# Thread: Help with an exposure problem.

1. ## Help with an exposure problem.

Hi I have an exposure problem that I think I have figured out but would like to run past everyone.

I am using 5x4 and I need to photograph at F/16. With my bellows extension and Infrared filter I need to factor in 10 extra stops in total. My subject is delicate and prone to imperceptible movements of which I cannot control so I need to try and capture the image as fast as possible to eliminate movement.

My flash heads will fire at F/128 giving me 6 extra stops (from F/16) in one flash. If I flash once, then reduce the power on the flash heads to F/64 giving me 4 extra stops (from F/16) and flash again will this give me the 10 extra stops I need in 2 flash pops?

Jon

2. ## Re: Help with an exposure problem.

Each stop means that you double the quantity of light. If with one pop you are at 6 stops, with two, you are doubling the light, you are at 7. Four will leave you at 8. Eight at 9. Sixteen at 10.

Best,
Pau

3. ## Re: Help with an exposure problem.

Originally Posted by pau3
Each stop means that you double the quantity of light. If with one pop you are at 6 stops, with two, you are doubling the light, you are at 7. Four will leave you at 8. Eight at 9. Sixteen at 10.

Best,
Pau
Thank you for your replies. I understand that each flash pop doubles the amount of light but if with one flash pop I am 6 stops over the intended exposure (and I need to be 10 stops over) then with 2 flash pops will I not be 12 stops over? I cant see how with one pop I will gain 6 stops but with 2 I will only gain one more stop making 7?

Sorry if its obvious, I just need to be sure.

4. ## Re: Help with an exposure problem.

Originally Posted by bakerbang
Thank you for your replies. I understand that each flash pop doubles the amount of light but if with one flash pop I am 6 stops over the intended exposure (and I need to be 10 stops over) then with 2 flash pops will I not be 12 stops over? I cant see how with one pop I will gain 6 stops but with 2 I will only gain one more stop making 7?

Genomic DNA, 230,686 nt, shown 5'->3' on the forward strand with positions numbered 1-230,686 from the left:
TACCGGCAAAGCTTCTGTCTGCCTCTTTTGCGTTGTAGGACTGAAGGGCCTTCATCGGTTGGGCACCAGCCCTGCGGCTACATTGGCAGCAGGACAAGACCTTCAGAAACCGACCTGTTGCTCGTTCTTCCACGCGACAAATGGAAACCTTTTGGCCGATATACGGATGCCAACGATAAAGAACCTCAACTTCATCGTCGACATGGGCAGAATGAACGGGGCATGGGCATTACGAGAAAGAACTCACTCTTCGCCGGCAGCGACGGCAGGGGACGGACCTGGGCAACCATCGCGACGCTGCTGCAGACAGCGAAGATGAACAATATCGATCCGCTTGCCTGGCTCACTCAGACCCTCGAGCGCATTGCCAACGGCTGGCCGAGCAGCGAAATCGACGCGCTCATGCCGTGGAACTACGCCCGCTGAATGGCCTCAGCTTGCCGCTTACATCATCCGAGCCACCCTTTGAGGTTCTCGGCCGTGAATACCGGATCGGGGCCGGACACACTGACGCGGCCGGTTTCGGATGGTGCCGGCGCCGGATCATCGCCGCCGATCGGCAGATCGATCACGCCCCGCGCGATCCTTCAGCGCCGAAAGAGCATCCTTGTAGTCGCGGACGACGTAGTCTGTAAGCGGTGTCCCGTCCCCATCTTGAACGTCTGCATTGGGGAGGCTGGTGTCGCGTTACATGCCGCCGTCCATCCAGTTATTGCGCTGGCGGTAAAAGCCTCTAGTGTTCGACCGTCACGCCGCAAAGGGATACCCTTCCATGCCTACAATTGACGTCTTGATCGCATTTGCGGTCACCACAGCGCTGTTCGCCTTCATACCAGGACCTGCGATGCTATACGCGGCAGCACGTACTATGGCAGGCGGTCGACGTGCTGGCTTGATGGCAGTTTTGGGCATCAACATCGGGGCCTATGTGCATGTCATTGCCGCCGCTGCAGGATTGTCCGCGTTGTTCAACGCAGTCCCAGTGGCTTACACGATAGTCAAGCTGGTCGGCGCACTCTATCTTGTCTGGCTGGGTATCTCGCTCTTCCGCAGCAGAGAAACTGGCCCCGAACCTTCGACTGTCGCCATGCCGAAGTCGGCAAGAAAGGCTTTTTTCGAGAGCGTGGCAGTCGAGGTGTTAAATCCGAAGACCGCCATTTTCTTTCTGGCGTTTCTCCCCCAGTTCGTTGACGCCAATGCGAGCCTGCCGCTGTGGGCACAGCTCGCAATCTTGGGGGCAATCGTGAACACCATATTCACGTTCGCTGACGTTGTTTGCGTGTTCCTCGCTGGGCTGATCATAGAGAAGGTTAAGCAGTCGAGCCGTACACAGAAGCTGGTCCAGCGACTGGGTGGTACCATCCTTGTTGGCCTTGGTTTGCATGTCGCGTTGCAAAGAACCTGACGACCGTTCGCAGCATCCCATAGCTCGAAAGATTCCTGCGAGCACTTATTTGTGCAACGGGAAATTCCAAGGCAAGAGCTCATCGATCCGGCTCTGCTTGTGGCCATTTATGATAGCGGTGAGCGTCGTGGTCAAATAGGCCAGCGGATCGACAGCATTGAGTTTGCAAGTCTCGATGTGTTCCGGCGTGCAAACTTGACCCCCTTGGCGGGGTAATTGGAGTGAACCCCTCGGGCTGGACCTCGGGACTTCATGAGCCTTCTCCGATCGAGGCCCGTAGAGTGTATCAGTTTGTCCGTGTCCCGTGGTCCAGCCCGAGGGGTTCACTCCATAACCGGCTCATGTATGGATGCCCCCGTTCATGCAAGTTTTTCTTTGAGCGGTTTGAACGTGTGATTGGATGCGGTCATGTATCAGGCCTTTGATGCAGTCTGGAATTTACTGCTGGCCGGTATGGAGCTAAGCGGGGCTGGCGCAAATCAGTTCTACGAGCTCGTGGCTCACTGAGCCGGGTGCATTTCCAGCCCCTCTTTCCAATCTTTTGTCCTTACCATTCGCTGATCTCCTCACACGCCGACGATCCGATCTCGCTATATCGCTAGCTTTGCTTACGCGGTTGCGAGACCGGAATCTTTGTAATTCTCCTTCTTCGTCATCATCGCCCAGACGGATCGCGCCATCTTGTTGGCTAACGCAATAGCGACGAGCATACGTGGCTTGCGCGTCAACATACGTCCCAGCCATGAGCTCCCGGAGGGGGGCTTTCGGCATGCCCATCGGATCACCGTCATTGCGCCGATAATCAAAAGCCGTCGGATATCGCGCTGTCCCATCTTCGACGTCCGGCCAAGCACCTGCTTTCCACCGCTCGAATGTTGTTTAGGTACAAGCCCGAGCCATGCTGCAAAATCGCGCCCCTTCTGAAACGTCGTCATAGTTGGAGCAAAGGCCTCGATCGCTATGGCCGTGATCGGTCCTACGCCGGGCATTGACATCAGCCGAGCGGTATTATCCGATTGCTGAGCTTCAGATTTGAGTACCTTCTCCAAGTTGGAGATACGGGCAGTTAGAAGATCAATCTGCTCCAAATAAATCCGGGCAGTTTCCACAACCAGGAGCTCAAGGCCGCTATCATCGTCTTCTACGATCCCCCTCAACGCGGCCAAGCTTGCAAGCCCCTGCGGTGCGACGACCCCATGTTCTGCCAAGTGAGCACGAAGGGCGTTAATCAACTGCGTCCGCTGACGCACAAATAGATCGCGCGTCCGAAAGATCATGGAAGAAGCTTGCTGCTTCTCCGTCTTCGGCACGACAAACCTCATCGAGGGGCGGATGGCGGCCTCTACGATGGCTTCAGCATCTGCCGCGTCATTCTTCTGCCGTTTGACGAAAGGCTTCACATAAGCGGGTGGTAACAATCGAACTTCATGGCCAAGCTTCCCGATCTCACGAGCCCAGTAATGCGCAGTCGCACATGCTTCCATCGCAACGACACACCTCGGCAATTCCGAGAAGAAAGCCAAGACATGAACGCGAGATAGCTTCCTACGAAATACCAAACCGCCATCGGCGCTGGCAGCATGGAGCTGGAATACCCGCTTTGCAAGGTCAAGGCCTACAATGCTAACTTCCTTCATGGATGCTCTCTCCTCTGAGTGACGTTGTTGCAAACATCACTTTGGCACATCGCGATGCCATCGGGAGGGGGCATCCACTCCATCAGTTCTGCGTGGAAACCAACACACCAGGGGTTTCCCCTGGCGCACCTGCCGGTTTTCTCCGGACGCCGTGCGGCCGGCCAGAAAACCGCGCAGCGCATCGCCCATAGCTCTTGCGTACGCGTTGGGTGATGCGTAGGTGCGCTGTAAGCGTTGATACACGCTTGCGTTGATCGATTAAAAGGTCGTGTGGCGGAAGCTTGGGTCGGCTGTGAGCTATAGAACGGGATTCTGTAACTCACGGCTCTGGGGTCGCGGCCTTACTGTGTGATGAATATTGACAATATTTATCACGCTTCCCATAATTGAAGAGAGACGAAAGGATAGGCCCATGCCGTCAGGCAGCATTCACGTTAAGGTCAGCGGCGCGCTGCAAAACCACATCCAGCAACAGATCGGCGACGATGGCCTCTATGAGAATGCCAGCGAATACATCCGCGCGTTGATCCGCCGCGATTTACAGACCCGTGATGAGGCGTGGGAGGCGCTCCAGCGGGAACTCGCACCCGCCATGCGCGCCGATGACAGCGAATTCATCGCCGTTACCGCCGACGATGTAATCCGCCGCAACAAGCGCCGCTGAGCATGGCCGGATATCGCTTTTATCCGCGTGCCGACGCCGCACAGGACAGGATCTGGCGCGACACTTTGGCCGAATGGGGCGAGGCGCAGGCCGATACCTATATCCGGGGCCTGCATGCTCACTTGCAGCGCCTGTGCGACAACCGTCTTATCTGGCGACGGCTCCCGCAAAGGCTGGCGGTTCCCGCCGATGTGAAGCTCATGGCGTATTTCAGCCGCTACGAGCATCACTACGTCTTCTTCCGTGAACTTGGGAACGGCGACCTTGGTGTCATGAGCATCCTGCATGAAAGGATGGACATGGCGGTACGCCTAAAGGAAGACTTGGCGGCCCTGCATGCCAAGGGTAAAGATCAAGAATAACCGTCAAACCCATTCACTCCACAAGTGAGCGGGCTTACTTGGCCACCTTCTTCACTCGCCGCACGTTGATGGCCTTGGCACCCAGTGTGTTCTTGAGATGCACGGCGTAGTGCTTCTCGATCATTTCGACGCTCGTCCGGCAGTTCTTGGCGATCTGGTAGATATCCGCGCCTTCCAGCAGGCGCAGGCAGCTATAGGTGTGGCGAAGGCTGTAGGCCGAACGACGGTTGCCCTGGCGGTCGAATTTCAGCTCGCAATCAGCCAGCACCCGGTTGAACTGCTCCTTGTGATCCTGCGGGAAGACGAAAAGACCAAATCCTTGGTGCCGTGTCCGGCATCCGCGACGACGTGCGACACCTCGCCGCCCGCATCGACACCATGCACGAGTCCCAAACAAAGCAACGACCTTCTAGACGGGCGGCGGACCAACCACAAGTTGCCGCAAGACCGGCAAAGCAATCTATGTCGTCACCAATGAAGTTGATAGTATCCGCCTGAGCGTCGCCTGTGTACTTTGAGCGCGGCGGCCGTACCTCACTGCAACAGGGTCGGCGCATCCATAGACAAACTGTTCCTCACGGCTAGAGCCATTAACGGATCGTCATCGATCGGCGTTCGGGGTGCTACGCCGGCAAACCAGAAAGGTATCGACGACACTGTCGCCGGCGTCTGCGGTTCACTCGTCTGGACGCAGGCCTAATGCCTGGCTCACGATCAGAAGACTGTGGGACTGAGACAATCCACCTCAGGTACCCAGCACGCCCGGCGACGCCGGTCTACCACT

Read Ed's post again, or consider the exposure as the number of flashes to give ten greater f-stops (ignoring reciprocity failure of using multiple pops instead on one huge flash from an impossible source.)

Begin at 1, then add 2, 4, 8, 16, 32, 64, 128, 256, 512, 1024

That gives you ten stops.

A smaller number, real life example. A flash gun that adds one stop.

These guys knew what they were doing. O. Winston Link with lights and assistant.

5. ## Re: Help with an exposure problem.

Sorry, posted this before seeing the first reply, but here goes.

It's easiest to think of it in terms of exposure times. Suppose the exposure time for F/16 is 1 second. You need 10 more stops, which is 2^10 = 1024x more exposure, or 1024 seconds. Your F/128 setting is giving you 6 more stops, or 2^6 = 64s total. To get to 1024s exposure, you 1024/64 = 16 exposures at your F/128 setting to get to 1024s equivalent exposure.

HTH

Ed Freniere

6. ## Re: Help with an exposure problem.

Your second 6-stop-over exposure adds 64s to the exposure in my example above, giving a total of 128s. You need to add another 14 of them to get to 1024s.

7. ## Re: Help with an exposure problem.

Ok I got it! thank you everyone for your help.

I would need 1024 pops of the flash to achieve F/16 (if I need an extra 10 stops) but I already have 6 extra stops with the power of my lights so If originally I needed
1024 then going backwards 512 256 128 64 32 16. I need 16 pops of the flash to achieve 10 extra stops if my lights are giving me an extra 6 stops.

Thank you everyone I appreciate your time

JB

8. ## Re: Help with an exposure problem.

Originally Posted by bakerbang
My flash heads will fire at F/128 giving me 6 extra stops (from F/16) in one flash.
Three stops, not six.

9. ## Re: Help with an exposure problem.

Jac,

He's right, six extra stops.

10. ## Re: Help with an exposure problem.

Originally Posted by photog_ed
Jac,

He's right, six extra stops.
Thanks, Ed. I must be mucking up powers of two.